1908 Scott 180 1s black "Mt. Chimborazo"

What is interesting about this issue is Ecuador has "triangles" for five of the seven stamps in the set. !! Clearly, since the Cape of Good Hope triangle issue in 1853, "triangles" are beloved by stamp collectors, and postal administrations, hoping to add to their money coffers, are happy to oblige them. ;-)

In addition, the "triangles" are bi-colored": another favorite of collectors. And engraved!!!

Ecuador's issues from 1899 to 1928 (some 55 stamps) are bi-colored and engraved and remarkably inexpensive CV wise. True, most of the stamps only show center portraits of Ecuadorian notables, but they are very well done indeed. Even after a 100 years, these stamps are CV cheap, no doubt reflecting the supply/demand curve. 

This set of seven stamps is a little bit more CV wise than other stamps of the era, and has increased  in the Scott catalogues (2011 to 2020) from $10+ unused to $14 unused, and $20 used to $28 used for the set.

1908 Scott 179 50c gray & black "James Sivewright"
Out of the Blue

If I had to pick a region of the world to collect, considering the relative expense, South America would be high on my list!

Note: pics of the era are from the quoted articles, and are used here for educational purposes.

Comments appreciated!


  1. Excellent post. One wonders who were the engineers involved in this project? Americans or British? Native South Americans? Corporate involvement?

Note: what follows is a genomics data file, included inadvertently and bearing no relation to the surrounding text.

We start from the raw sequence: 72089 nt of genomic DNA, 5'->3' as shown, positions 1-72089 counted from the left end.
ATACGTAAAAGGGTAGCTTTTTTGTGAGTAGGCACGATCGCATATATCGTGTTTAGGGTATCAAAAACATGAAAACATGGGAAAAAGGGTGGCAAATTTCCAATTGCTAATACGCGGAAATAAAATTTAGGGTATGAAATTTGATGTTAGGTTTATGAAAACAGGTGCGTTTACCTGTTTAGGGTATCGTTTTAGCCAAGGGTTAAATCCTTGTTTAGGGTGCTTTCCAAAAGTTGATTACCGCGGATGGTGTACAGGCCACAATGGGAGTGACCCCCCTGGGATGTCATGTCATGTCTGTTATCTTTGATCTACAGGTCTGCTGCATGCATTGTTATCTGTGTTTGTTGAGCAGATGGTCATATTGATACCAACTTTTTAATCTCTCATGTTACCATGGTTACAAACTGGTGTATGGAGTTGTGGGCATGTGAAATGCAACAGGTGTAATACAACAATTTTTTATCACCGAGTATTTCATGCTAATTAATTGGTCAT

1. I don't know. The reference materials I cited did not say. Thanks John - perhaps someone knows.

  2. https://www.thefreelibrary.com/Remnants+of+an+intercontinental+railway:+considered+one+of+the+most...-a0194963283

  3. On Archer Harmon:Staunton Spectator & Vindicator January 12, 1899
    Advices recently received from the United States consular agent at Guayaquil, Ecuador, announcing that important concessions have been granted to American capitalists by the Ecuadorian government, were confirmed in New York city on Wednesday. The company which obtained those concessions, including the right to build railways and establish financial institutions, was formed some years ago, the original concessionaires being Peter C. Hewitt, a son of ex-Mayor Hewitt, and Archer Harman. It was incorporated under the name of the Ecuadorian Improvement Company. The railroad which the improvement company proposes to build will run from Guayaquil, to the seaport of Ecuador, over the Andes mountains, to Quito, a distance of about 300 miles. It is estimated that it will take about $17 500,000 to build the road, as many engineering difficulties will have to be surmounted.

  4. I answered my own question:Major John A. Harman, originally from Staunton, Virginia, graduated from West Point in 1887. He was in the Cavalry at Fort Keogh, MT, then Fort Riley, KS. He taught at Virginia Tech, then was in the Spanish-American War. In the culmination of his career, he traveled to Ecuador under the request of his brother, Archer Harman, and Ecuador's president Eloy Alfaro, and was Chief Engineer of the Guayaquil & Quito (G&Q) Railway in Ecuador, from 1899 until his death in 1907. He was buried by the side of the railroad he helped to build, in Huigra, Ecuador.

    1. John- Thanks for the detective work - interesting details!